When the amount by winch the shaft 11 is twisted when a torque is applied to it is to be determined, the apparatus including the inner housing 12, the outer housing 13, and the non-rotating housing 22 are slipped over theV end of the shaft, these members being designed to receive this size shaft. The positions of the inner and outer housing 12 and 13 relative to each other are chosen so that the shoe 361 partially covers the oriiice 21 as shown in FIG- URE 2. The conduit 25 is then fastened to the non-rotating housing 22, to the metering device 27, and to the air supply 26, which is a predetermined or constant delivery type supply (eg. comprising a supply orifice with means for maintaining a constant back pressure whereby there is a predetermined ow of air into the chamber 3S).

When this supply is turned on, air passes through the conduit V25, the non-rotating housing 22 and enters the chamber 35 formed by the inner housing 12 through the openings 261. Since the oriiice 21 is only partially covered by the shoe 30 the air leaves this Ychamber 35 through the oriiice and flows out of the apparatus through the clearance 36 between the inner and outer housings 12 and 13. The amount of air lowing through the orifice 21 is restricted, however, by the shoe 30 so that a back pressure builds up in the chamber 35 and the conduit 25. This back pressure is measured by the meter 27 and is taken as being indicative of the position of the shoe 30 relative to the orice 21. Y

If the right hand end 37 ofthe shaft 11 is held stationary and a source of rotary power (not shown) is fastened to the left hand end 38 in such a manner as to turn this end 38 in a counter-clockwise direction as seen in FIGURE 3, the outer housing 13 and the shoe Sil will be held stationary while the inner housing 12 and the orifice 21 are turned slightly in a counter-clockwise direction. The two seals123 and 24 permit this relative movement of the two housings 12 and 22, and a slight clearance between the shoe 30 and the periphery of the housing 12 permits these two members to move relative to each other. As previously stated, the seal 29y between the shaft 11 and the inner housing 12 permit relative movement between the end 37 of the shaft and the inner housing. x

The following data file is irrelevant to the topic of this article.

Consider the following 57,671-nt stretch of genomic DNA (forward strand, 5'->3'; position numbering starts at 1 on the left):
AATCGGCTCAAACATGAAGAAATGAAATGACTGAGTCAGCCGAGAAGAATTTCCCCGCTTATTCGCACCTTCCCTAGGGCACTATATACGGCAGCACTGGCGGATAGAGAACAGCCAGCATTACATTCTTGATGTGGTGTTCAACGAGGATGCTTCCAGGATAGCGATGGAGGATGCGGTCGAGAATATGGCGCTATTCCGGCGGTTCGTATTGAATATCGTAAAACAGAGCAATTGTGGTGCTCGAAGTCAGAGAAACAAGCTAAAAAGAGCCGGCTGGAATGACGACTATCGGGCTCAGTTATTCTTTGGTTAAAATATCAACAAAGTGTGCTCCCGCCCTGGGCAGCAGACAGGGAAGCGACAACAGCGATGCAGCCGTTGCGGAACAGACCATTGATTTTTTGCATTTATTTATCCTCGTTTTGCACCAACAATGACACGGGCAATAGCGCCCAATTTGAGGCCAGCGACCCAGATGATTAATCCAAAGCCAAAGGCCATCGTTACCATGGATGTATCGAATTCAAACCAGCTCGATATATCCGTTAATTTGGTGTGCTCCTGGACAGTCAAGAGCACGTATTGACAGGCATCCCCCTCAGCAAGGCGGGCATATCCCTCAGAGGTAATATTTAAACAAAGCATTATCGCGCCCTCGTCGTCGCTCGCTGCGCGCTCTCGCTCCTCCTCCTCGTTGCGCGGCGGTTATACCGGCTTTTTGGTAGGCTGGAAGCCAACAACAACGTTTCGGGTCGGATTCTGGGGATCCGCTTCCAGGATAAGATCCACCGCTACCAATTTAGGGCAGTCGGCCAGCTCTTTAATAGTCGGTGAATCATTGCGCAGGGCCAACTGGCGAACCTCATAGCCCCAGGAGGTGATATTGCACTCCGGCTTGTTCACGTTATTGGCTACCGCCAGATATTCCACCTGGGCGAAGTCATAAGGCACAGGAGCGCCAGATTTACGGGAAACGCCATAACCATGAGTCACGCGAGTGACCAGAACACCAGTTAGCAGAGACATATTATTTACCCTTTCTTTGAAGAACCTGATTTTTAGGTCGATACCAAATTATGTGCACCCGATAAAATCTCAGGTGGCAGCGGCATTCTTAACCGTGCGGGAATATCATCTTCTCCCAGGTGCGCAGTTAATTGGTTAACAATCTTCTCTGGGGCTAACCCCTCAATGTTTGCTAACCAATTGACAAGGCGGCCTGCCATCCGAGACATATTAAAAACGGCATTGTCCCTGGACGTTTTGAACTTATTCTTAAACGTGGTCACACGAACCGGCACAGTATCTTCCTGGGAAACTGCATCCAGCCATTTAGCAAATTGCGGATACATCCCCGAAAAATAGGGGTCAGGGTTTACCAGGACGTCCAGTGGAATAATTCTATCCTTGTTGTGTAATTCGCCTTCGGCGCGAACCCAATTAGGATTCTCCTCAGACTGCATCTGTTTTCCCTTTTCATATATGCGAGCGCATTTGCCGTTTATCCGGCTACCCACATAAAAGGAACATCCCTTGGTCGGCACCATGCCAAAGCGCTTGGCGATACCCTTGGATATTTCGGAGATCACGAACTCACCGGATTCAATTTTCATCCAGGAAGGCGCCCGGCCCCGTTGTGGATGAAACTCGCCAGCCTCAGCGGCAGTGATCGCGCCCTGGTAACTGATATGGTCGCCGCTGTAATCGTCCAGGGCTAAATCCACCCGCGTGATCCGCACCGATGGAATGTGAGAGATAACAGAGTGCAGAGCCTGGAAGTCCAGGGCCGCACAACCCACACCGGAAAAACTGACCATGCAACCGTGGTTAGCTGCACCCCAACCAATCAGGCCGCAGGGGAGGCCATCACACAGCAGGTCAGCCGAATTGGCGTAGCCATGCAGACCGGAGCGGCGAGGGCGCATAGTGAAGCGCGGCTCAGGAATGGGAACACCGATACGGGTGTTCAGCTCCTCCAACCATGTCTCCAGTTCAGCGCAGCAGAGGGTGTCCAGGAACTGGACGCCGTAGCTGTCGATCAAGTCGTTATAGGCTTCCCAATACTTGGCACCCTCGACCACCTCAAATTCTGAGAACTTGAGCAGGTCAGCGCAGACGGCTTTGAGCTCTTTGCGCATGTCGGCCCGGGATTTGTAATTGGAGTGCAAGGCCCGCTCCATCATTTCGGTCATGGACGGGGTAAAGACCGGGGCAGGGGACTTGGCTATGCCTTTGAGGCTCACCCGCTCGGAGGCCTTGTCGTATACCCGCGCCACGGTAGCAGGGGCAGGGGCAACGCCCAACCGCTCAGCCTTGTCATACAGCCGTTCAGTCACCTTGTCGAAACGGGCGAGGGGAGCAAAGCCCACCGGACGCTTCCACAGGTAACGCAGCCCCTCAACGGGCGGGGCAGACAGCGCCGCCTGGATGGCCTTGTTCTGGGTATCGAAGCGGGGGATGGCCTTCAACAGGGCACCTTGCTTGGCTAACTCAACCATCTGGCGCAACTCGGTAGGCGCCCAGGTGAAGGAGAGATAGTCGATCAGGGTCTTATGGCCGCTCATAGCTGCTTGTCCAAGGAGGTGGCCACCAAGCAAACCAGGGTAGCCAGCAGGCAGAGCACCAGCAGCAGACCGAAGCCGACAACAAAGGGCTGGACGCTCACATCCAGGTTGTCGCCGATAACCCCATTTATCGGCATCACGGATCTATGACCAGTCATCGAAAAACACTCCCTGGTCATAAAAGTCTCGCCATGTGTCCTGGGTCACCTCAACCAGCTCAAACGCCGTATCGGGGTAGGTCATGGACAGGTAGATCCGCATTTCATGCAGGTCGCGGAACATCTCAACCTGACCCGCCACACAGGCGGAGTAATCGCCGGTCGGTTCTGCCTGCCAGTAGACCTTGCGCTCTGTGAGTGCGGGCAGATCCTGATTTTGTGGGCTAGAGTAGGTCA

As the inner housing 12 rotates slightly in the counterclockwise direction, a greater portion of the orifice 21 is covered by the shoe 3i? with the result that the flow of air out of the chamber 35 is increasingly restricted. This action causes the pressure within the conduit 25 to build up slightly and this pressure buildup is measured by the pressure responsive metering device 27 vwhich can be calibrated to read degree of twist.